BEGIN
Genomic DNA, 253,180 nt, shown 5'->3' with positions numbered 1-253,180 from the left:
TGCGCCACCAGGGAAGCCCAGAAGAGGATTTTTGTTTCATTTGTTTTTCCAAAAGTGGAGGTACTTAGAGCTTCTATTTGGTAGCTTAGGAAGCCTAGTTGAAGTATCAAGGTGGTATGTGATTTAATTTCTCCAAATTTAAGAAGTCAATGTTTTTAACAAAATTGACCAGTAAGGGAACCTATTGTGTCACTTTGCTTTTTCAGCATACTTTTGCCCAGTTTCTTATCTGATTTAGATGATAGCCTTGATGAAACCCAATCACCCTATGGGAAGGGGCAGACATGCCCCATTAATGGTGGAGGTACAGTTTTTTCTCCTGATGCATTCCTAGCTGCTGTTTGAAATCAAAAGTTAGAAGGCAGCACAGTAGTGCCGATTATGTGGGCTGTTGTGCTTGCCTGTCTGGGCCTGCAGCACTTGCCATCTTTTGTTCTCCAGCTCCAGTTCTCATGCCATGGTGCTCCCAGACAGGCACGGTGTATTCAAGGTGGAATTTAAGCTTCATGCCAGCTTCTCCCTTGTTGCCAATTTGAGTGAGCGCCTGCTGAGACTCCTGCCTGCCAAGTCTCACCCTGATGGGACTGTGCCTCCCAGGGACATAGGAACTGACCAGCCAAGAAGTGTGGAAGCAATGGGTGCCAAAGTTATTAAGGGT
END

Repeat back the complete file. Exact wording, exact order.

Genomic DNA, 253,180 nt, shown 5'->3' with positions numbered 1-253,180 from the left:
TGCGCCACCAGGGAAGCCCAGAAGAGGATTTTTGTTTCATTTGTTTTTCCAAAAGTGGAGGTACTTAGAGCTTCTATTTGGTAGCTTAGGAAGCCTAGTTGAAGTATCAAGGTGGTATGTGATTTAATTTCTCCAAATTTAAGAAGTCAATGTTTTTAACAAAATTGACCAGTAAGGGAACCTATTGTGTCACTTTGCTTTTTCAGCATACTTTTGCCCAGTTTCTTATCTGATTTAGATGATAGCCTTGATGAAACCCAATCACCCTATGGGAAGGGGCAGACATGCCCCATTAATGGTGGAGGTACAGTTTTTTCTCCTGATGCATTCCTAGCTGCTGTTTGAAATCAAAAGTTAGAAGGCAGCACAGTAGTGCCGATTATGTGGGCTGTTGTGCTTGCCTGTCTGGGCCTGCAGCACTTGCCATCTTTTGTTCTCCAGCTCCAGTTCTCATGCCATGGTGCTCCCAGACAGGCACGGTGTATTCAAGGTGGAATTTAAGCTTCATGCCAGCTTCTCCCTTGTTGCCAATTTGAGTGAGCGCCTGCTGAGACTCCTGCCTGCCAAGTCTCACCCTGATGGGACTGTGCCTCCCAGGGACATAGGAACTGACCAGCCAAGAAGTGTGGAAGCAATGGGTGCCAAAGTTATTAAGGGT